Club Gapping with Mevo: Getting Started

Every golfer knows the feeling of watching a seemingly perfect shot sail through the air, only for it to end up in a bunker short of the green or bound into the rough over the back.

Golf is a difficult game as is, but one thing completely within our control as golfers is knowing how far we hit each club in the bag. Most people might have a general idea, but until you see the actual data and put yourself to the test – you can never be completely sure.

So, in search of consistency and a desire to know exactly how far I hit the ball, I purchased a FlightScope Mevo in 2019. And in the years since, I’ve used it on a regular basis to dial in my distances.

Here’s how you can too:

Dialling in your distances

When I’m doing club gapping I always structure my sessions by starting with the shortest club in my bag (58-degree) and working upwards.

If you have never done club gapping, I think a good place to start is hitting at least five solid shots with each club in your bag. I wouldn’t worry as much about the distance of each shot as you can review all the data at the end of your session, but just focus on hitting the same shot and making decent contact.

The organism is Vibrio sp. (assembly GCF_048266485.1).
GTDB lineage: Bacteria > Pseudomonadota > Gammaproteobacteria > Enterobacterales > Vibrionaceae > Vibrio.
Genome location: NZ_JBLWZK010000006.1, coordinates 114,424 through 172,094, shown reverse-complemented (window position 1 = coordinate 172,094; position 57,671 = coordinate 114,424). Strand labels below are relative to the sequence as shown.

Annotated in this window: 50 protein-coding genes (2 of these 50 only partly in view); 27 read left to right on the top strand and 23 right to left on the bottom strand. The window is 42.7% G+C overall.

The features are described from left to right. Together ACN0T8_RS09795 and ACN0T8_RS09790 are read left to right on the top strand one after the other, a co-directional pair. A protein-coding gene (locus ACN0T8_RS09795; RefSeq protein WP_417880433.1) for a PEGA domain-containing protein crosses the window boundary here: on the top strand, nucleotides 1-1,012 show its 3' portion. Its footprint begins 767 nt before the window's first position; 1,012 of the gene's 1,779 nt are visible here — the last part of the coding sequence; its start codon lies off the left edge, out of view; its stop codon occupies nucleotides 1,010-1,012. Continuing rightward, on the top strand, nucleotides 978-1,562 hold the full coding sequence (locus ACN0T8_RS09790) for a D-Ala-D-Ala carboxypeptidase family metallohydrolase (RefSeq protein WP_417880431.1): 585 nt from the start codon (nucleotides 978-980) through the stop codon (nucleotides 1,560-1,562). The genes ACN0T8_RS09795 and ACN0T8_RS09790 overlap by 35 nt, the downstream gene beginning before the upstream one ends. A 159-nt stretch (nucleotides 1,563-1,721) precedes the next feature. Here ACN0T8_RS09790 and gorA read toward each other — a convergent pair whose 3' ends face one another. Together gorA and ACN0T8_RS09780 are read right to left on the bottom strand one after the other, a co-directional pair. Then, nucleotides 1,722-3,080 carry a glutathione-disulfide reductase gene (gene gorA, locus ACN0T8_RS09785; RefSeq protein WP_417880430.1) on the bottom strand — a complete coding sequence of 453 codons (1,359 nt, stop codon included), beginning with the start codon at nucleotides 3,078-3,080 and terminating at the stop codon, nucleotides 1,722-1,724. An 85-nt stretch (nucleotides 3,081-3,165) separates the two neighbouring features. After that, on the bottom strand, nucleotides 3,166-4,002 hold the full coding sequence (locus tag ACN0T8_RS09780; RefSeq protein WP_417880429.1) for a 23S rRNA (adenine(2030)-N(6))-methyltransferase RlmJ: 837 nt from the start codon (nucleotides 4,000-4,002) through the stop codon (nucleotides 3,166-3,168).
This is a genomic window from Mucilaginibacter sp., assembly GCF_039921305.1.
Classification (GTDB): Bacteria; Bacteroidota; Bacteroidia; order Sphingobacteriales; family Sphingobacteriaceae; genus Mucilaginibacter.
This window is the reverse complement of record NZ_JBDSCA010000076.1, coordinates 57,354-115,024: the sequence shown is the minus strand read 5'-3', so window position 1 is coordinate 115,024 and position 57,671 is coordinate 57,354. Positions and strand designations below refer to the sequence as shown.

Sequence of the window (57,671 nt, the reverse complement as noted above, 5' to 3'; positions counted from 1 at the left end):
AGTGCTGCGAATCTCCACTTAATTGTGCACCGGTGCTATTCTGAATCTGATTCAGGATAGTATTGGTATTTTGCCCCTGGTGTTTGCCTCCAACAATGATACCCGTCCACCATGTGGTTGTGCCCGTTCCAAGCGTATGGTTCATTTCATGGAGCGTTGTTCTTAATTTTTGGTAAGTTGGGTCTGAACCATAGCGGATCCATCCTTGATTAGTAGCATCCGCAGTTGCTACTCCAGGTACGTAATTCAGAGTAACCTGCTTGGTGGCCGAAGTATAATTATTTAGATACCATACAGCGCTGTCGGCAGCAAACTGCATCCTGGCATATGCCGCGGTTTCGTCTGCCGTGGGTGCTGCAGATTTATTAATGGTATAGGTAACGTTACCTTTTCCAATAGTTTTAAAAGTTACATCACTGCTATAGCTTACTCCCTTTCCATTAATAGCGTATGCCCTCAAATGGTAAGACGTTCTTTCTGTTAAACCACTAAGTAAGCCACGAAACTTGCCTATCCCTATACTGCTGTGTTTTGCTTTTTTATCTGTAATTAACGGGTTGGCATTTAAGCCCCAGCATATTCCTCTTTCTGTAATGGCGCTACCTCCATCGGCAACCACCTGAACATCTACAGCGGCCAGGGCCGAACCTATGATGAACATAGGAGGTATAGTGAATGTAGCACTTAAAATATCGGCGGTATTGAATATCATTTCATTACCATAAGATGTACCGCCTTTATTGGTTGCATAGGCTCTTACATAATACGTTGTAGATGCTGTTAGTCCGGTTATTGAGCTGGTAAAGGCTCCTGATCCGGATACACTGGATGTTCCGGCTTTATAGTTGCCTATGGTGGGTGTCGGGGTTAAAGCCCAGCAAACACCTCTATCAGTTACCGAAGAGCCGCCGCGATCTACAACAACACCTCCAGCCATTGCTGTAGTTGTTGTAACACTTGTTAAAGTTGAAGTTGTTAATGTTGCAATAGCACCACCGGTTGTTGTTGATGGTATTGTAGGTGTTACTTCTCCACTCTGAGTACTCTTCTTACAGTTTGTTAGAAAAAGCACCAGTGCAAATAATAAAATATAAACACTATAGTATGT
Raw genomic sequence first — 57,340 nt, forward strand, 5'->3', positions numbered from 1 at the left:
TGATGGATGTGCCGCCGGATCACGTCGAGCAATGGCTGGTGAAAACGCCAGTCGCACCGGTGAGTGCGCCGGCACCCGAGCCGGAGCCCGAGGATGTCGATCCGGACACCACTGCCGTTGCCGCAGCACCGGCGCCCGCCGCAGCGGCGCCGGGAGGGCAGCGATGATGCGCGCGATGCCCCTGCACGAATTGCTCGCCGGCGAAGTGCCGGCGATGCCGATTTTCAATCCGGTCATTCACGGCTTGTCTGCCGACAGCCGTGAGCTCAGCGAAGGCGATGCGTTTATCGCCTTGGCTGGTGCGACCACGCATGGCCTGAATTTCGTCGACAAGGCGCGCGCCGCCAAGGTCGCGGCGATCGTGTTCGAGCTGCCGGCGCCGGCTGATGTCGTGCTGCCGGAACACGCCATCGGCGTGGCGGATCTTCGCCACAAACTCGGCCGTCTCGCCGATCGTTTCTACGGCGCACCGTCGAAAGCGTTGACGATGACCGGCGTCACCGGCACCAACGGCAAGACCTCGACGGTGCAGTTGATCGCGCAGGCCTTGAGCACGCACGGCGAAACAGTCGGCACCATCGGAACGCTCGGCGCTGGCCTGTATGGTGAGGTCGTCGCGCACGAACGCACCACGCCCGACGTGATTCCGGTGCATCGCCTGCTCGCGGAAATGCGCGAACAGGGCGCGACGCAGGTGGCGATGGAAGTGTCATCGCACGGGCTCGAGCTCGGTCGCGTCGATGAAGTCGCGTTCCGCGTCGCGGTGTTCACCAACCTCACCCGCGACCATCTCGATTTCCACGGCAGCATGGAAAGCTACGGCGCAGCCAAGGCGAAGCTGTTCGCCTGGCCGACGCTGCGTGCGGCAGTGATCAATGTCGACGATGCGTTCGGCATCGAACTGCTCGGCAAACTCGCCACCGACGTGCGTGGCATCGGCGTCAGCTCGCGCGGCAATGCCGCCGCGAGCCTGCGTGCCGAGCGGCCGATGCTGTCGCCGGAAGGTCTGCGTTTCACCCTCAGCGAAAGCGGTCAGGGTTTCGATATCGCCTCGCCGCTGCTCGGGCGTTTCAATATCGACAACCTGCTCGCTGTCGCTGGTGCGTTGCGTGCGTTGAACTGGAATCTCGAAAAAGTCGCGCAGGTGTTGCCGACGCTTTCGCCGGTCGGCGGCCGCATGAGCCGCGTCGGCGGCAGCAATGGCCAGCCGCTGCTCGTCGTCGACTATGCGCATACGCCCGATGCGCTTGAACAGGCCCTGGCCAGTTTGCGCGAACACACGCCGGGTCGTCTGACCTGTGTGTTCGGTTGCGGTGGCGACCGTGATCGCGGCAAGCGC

The key here is consistency. So, whether you hit your full 7-iron 120 yards or 190 yards, you want it to be repeatable.

When using Mevo, it is important to remember to change the club on the app so you get an accurate review of your data at the end. Once you have gone through each club in your bag, then you can review the data.

Reviewing the data

At the end of your session you should have a good spread of data to work from. The FS Golf app does the calculations for you, so you will be able to see the averages of each club in your bag.

It should be noted that in order to get accurate results it will be important for you to delete any outliers/mishits. For example, let’s say you hit four 7-irons during your session; If three of them went 160 yards but one of them was a complete mishit that went 125 yards, this will affect your average with that club. If you delete this mishit from your data sheet, you will get a more accurate average to work from.

Once you have gone through your data, it should look something like this:

*You can change between imperial and metric measurement units by clicking on ‘Measurement Units’ under Settings

So by looking at the data above, I can get a great idea on how far I typically carry my irons and use this as a guide for club selection on the golf course. I would even advise printing out your data table and taking it with you when you play.

Certainly, distance is fluid and may differ slightly on a day-to-day basis – so it’s important to check your distances regularly. But this exercise provides a great base to work from.

For more information on club gapping, click here.